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Odemin heartberry painting by Simone McLeod
"Otehimin" (Heart Berry), detail of acrylic painting by Nakawe Ojibwe (Saulteaux) Medicine Painter Simone McLeod. © 2017 Simone McLeod.

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In Ojibwe tradition, after the Sweat strawberries (a reference to Ode'imin, or Heart Berry, founder of Midewiwin) are offered to the participants gathering in open air, and in some cases there is a small, shared feast of, for instance, tea, salmon, and blueberries.  

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Niigiwin miinawaa Aanji-niigiwin jewelry set by Zhaawano
Click here to see details of the Birth and Regeneration jewelry set.

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The jewelry set: A promise of Life and Regeneration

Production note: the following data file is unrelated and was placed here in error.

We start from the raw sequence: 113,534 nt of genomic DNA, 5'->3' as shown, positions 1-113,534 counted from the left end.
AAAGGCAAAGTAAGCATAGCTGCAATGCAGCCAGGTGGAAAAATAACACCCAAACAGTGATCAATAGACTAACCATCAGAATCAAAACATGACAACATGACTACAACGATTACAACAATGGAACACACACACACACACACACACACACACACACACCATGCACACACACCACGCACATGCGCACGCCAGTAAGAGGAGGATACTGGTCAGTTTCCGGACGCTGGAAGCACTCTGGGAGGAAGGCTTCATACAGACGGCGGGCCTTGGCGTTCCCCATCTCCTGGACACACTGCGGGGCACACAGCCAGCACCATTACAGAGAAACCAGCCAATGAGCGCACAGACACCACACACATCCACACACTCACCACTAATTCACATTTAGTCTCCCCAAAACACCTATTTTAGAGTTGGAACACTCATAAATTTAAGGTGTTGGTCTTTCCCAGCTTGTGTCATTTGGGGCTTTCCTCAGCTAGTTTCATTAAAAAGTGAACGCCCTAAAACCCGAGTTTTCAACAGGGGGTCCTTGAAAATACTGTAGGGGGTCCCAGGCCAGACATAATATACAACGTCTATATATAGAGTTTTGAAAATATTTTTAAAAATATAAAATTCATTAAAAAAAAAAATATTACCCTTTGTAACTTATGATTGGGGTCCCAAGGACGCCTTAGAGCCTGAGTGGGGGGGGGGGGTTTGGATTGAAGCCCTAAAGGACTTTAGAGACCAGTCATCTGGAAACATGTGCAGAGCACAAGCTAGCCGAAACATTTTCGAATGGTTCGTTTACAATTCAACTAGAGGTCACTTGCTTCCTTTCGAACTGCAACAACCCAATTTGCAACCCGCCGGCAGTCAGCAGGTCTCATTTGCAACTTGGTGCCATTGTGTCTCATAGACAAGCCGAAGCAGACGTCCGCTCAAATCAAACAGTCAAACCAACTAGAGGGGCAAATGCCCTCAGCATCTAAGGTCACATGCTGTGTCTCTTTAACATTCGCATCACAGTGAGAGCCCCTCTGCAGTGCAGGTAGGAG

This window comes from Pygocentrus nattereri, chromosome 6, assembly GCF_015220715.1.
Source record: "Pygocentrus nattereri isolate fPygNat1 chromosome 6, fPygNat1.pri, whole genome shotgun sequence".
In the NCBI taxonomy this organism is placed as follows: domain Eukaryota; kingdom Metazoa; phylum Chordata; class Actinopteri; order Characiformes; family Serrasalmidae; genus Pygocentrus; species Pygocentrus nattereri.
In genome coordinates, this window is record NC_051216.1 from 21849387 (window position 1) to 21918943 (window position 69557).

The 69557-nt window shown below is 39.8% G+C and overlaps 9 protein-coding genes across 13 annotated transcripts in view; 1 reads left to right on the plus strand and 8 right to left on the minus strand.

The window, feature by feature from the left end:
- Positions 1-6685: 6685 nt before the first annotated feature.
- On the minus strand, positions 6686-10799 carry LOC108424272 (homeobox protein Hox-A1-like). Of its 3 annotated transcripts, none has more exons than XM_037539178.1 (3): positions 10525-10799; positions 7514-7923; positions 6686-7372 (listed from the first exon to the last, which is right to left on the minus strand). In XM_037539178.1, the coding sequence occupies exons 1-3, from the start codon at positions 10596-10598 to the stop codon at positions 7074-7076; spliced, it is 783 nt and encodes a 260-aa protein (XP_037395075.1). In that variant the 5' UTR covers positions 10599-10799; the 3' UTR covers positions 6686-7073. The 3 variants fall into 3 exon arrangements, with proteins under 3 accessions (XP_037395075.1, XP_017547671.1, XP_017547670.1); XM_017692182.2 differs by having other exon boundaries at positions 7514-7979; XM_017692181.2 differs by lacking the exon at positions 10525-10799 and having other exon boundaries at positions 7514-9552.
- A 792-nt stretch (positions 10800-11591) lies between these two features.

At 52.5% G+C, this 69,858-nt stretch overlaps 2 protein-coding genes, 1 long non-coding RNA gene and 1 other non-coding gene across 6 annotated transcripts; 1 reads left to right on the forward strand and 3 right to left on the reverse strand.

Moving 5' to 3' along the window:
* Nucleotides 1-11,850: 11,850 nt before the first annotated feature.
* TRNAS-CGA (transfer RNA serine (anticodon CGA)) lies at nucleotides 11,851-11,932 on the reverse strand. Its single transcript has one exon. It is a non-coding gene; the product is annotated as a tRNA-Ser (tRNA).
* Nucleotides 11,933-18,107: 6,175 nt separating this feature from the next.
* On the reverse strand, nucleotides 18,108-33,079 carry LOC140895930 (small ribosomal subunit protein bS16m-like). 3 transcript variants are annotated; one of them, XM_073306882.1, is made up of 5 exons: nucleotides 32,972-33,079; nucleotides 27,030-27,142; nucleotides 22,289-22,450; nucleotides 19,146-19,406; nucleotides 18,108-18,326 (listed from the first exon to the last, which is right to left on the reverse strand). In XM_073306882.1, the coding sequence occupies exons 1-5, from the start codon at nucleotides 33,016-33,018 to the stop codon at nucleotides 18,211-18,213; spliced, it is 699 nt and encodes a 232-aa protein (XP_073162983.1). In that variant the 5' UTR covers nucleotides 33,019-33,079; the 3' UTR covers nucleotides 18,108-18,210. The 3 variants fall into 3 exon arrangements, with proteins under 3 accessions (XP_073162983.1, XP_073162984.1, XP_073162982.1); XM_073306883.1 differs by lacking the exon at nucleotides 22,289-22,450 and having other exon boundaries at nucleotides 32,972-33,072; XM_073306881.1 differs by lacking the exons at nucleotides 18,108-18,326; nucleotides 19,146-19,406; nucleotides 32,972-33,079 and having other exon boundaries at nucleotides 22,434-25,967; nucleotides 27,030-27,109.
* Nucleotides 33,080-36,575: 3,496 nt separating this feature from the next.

This above set of matching bracelet and pendant, titled Akiiwin Mizakamig (‘‘In The Bosom of the Earth"), belongs to a shadowbox jewelry series named Niigiwin miinawaa Aanji-niigiwin (‘‘Birth And Regeneration"). The highly polished design and the theme of the unique set – note how the turquoise stones are mounted in shadowbox settings; this style is characterized by deep, darkened recesses set with “floating” stones in high bezels - do not just bear witness of my partially Native American background; they're particularly inspired by the ancient teachings of the Midewiwin, the Lodge of Medicine and Ethics of my ancestors, the Anishinaabe Peoples.

The Mide teachings dictate that each person has a path to follow, called The True Path of Life, a journey-through-life that every human being must follow, from their prenatal state to old age and death/passing on. By living through all the stages and living out the visions, a person gains wisdom, which he/she must pass on to those still to walk the path of life.